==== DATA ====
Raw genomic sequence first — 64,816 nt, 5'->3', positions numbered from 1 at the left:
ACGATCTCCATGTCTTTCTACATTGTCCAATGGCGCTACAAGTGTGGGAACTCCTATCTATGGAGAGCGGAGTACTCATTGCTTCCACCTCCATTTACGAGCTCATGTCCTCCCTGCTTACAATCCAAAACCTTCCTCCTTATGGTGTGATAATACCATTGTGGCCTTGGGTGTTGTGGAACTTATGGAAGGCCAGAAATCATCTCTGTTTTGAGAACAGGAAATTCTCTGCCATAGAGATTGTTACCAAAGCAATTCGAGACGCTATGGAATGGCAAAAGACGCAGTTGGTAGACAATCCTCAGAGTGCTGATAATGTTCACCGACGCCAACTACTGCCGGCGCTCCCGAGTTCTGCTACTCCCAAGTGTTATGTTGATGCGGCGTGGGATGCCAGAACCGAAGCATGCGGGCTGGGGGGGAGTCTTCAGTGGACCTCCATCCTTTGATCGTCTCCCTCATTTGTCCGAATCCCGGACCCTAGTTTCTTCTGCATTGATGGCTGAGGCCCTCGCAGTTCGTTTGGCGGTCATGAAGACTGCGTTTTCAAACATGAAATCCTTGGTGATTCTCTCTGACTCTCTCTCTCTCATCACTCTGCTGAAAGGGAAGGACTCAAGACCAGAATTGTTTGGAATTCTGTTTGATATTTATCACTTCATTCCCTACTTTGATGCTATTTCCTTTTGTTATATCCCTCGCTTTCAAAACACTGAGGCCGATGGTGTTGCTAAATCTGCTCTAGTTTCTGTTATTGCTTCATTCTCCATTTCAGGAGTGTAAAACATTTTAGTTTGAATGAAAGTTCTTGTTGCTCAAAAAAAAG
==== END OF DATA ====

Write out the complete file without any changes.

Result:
Raw genomic sequence first — 64,816 nt, 5'->3', positions numbered from 1 at the left:
ACGATCTCCATGTCTTTCTACATTGTCCAATGGCGCTACAAGTGTGGGAACTCCTATCTATGGAGAGCGGAGTACTCATTGCTTCCACCTCCATTTACGAGCTCATGTCCTCCCTGCTTACAATCCAAAACCTTCCTCCTTATGGTGTGATAATACCATTGTGGCCTTGGGTGTTGTGGAACTTATGGAAGGCCAGAAATCATCTCTGTTTTGAGAACAGGAAATTCTCTGCCATAGAGATTGTTACCAAAGCAATTCGAGACGCTATGGAATGGCAAAAGACGCAGTTGGTAGACAATCCTCAGAGTGCTGATAATGTTCACCGACGCCAACTACTGCCGGCGCTCCCGAGTTCTGCTACTCCCAAGTGTTATGTTGATGCGGCGTGGGATGCCAGAACCGAAGCATGCGGGCTGGGGGGGAGTCTTCAGTGGACCTCCATCCTTTGATCGTCTCCCTCATTTGTCCGAATCCCGGACCCTAGTTTCTTCTGCATTGATGGCTGAGGCCCTCGCAGTTCGTTTGGCGGTCATGAAGACTGCGTTTTCAAACATGAAATCCTTGGTGATTCTCTCTGACTCTCTCTCTCTCATCACTCTGCTGAAAGGGAAGGACTCAAGACCAGAATTGTTTGGAATTCTGTTTGATATTTATCACTTCATTCCCTACTTTGATGCTATTTCCTTTTGTTATATCCCTCGCTTTCAAAACACTGAGGCCGATGGTGTTGCTAAATCTGCTCTAGTTTCTGTTATTGCTTCATTCTCCATTTCAGGAGTGTAAAACATTTTAGTTTGAATGAAAGTTCTTGTTGCTCAAAAAAAAG